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I'm in the process of conducting a multiple regression model and have created the following test to see the variance of the residuals in my model. That is the graph for the original data and has had no transformations done to it.

The only transformation which made the homogeneity and r-squared better was a square-root of the response variable. However, I understand its not ideal to transform the response variable? As well as this, if I was to use this transformation I can't conduct a anova test between the original and transformed model as they differ in their response variables...

1 - Would that residuals graph suggest a good enough homogeneity to satisfy that assumption of linear regression?

2 - Would it be okay/better to use the sqrt transformation of the response variable instead?

  • The first one is the original
  • The second is the transformed

No transformation

TRANSFORMED

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2 Answers 2

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Usually I would just post a comment, but this may be too long a response for this. First implied question. You can transform the response variable however you wish to, nothing wrong with that. Second, you can perform ANOVA on your transformed variables and then detransform the results back into the original measurement scheme. Alternatively, you can change what you are minimizing to be non-linear to match the original data. In other words, instead of fitting $\sqrt{y}=m x +b$ you could fit $y=(m x+b)^2$, which is the same thing. Third, how do you know that square rooting is best? Did you, for example, try to fit $y=(m x+b)^c$? That might give you something better yet. Fourth, your residuals are curvilinear, so there is still some other transformation that potentially needs to be done, and potentially lots more you could try.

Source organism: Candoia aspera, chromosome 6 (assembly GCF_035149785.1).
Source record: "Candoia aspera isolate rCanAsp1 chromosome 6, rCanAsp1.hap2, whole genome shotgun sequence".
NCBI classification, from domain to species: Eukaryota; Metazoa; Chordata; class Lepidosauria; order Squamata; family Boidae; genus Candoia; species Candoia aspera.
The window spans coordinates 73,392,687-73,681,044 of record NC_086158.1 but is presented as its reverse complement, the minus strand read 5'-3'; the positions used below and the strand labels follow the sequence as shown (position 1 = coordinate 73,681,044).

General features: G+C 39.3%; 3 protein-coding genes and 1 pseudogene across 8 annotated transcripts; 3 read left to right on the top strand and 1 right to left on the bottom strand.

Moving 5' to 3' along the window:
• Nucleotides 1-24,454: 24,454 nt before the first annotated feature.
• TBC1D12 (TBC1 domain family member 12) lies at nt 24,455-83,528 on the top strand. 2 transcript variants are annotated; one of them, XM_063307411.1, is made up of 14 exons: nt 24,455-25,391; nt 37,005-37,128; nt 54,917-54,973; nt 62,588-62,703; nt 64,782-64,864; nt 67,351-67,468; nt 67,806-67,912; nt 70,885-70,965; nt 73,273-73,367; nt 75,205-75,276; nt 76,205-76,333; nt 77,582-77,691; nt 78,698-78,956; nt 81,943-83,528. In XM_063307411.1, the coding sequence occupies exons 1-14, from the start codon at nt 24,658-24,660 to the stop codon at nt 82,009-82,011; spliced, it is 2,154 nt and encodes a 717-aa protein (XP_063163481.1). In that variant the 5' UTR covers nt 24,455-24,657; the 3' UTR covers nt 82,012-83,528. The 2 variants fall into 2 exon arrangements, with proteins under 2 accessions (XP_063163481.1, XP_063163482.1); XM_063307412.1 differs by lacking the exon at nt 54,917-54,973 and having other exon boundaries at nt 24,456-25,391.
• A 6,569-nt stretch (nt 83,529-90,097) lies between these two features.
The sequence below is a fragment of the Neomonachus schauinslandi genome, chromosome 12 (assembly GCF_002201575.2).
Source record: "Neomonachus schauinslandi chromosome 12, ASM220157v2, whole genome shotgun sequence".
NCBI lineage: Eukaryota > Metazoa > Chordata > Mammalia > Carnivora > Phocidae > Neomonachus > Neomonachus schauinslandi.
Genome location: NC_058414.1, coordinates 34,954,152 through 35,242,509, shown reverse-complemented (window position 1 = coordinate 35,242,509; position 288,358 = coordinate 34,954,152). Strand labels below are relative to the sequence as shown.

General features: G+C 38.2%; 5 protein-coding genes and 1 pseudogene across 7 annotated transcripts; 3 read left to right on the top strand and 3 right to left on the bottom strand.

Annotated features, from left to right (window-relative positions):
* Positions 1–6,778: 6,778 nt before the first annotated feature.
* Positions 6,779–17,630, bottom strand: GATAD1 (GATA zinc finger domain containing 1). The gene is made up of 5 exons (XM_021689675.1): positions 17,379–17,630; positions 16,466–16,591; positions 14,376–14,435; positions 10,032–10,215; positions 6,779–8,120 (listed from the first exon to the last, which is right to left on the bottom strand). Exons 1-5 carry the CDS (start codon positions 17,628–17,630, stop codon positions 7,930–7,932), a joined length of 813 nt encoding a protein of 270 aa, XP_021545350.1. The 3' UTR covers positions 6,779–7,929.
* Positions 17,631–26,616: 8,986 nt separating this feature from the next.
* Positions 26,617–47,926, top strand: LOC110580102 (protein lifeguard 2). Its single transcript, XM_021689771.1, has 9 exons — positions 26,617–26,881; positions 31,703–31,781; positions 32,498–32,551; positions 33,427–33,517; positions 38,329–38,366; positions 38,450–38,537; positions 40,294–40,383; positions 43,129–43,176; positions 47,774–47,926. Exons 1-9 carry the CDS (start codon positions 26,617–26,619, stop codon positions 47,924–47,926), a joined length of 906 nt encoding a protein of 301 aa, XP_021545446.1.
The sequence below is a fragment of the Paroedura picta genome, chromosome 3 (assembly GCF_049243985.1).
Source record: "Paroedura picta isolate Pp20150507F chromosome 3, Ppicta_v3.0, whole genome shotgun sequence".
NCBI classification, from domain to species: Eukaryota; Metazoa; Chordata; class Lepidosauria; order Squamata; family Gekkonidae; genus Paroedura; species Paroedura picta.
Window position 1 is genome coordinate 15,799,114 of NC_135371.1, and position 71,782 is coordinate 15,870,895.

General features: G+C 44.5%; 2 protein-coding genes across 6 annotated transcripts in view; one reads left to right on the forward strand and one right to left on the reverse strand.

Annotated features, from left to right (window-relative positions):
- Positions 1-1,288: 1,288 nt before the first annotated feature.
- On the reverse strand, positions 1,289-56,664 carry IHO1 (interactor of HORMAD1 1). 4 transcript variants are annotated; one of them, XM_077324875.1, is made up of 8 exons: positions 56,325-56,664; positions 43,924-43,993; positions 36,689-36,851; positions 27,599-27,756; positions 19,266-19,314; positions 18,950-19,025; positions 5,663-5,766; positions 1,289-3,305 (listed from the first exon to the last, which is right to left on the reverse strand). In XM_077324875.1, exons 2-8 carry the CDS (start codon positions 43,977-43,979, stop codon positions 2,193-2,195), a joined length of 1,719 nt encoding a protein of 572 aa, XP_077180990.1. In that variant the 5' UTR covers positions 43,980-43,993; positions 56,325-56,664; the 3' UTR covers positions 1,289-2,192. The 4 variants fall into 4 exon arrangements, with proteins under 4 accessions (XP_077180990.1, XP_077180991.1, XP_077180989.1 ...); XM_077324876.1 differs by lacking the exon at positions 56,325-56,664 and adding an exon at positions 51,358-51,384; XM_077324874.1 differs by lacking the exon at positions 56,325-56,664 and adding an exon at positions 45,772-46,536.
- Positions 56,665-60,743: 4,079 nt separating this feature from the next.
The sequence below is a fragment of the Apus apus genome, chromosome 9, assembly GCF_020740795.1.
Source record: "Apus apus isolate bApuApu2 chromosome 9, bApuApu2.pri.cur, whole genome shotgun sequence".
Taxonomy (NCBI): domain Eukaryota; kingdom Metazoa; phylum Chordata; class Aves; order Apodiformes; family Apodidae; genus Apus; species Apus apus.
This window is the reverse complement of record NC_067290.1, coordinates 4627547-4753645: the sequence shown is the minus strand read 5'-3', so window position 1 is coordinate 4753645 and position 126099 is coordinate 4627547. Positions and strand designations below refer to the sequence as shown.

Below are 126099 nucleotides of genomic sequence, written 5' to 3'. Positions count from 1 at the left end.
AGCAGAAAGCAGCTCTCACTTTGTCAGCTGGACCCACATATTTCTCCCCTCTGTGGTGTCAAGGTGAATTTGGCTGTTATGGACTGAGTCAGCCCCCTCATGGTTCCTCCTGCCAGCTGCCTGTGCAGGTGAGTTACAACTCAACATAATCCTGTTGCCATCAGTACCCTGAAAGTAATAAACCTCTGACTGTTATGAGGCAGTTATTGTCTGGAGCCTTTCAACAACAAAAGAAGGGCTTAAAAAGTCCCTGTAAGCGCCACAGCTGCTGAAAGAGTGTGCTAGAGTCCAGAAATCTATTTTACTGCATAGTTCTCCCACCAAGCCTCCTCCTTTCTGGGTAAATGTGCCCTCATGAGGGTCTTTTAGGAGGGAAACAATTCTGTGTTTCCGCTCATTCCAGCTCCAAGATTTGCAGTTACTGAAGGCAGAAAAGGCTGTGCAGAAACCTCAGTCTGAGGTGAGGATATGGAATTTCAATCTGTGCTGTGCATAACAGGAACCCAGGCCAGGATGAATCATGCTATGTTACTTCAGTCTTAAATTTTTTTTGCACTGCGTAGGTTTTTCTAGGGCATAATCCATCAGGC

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I agree with the answer of @Carl, but I'll add a couple of thoughts.

a) You are right that you can't conduct an anova test (or likelihood ratio test, etc.) between the models because the transformed and un-transformed models are not nested. As you suggest, you could look at other goodness-of-fit statistics like R-squared or one one of various accuracy measures. But more importantly than eking out a few more points in the R-squared value or improving the accuracy of the model, is making sure the model meets model assumptions if you are relying on p-values.

1/2) I wouldn't be bothered by the heteroscedasticity shown in either plot. Remember that there aren't truly normal or truly homoscedastic data in the real world. I am somewhat bothered by the distribution in the vertical axis in the first plot. The residuals appear to be right skewed. That is the points above the 0 line extend further vertically than do the points below the 0 line. Because of this, I like the the second plot better, but would definitely use a histogram or q-q plot to look at the normality of the residuals.

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